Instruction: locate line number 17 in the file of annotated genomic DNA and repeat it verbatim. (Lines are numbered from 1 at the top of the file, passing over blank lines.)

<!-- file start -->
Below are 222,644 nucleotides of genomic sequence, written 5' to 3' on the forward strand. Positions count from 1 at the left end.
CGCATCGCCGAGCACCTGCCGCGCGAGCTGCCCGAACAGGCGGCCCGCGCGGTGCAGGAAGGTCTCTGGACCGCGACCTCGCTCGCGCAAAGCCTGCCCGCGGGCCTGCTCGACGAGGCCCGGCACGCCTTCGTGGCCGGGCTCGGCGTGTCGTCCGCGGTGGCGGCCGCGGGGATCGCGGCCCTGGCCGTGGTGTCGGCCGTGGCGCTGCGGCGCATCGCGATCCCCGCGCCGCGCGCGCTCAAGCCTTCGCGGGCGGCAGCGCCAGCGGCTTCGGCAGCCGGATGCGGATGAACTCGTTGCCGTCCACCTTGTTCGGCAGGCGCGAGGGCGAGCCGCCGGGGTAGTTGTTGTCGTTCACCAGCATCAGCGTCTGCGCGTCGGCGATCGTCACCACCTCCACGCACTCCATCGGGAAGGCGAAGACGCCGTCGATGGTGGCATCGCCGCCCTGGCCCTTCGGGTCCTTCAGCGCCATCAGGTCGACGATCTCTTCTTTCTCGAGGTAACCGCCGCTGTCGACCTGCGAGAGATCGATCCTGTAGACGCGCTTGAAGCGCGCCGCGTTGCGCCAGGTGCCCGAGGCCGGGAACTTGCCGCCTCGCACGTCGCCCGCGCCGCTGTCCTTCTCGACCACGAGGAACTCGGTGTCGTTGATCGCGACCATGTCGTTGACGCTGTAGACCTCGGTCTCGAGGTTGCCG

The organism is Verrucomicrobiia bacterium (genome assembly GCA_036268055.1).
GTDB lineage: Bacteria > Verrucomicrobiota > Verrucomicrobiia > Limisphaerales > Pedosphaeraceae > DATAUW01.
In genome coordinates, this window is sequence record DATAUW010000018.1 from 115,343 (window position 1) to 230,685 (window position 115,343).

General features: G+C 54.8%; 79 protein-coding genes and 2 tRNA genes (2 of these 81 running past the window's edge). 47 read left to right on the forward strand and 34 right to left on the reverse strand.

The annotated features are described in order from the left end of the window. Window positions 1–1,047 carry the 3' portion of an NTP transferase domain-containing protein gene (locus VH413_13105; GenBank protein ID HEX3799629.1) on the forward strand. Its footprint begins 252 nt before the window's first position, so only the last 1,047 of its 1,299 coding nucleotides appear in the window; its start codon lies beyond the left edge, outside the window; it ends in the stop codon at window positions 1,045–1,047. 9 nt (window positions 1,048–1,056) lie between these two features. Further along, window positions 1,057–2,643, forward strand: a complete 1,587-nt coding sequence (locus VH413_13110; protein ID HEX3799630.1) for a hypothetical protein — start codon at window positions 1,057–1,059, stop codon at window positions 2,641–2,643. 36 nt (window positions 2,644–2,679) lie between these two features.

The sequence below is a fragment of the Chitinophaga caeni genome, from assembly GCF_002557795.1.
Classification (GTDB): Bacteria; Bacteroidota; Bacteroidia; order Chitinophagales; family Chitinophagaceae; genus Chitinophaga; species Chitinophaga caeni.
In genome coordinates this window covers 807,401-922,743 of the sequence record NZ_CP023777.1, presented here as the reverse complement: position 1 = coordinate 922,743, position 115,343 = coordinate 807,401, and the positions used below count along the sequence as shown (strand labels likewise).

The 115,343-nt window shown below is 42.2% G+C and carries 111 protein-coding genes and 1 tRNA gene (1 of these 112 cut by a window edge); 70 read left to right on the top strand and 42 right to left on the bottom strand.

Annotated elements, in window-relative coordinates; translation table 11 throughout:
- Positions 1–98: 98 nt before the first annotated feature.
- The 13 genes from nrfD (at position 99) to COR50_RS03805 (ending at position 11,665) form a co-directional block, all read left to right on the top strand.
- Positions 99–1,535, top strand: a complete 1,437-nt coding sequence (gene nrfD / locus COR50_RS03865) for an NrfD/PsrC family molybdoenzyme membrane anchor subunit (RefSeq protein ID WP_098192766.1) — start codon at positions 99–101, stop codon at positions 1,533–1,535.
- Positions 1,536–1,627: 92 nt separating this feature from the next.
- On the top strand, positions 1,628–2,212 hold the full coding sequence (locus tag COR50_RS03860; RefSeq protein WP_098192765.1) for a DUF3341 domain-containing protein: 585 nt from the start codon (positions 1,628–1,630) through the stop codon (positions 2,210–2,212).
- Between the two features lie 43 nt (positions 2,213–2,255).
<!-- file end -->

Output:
- On the top strand, positions 1,628–2,212 hold the full coding sequence (locus tag COR50_RS03860; RefSeq protein WP_098192765.1) for a DUF3341 domain-containing protein: 585 nt from the start codon (positions 1,628–1,630) through the stop codon (positions 2,210–2,212).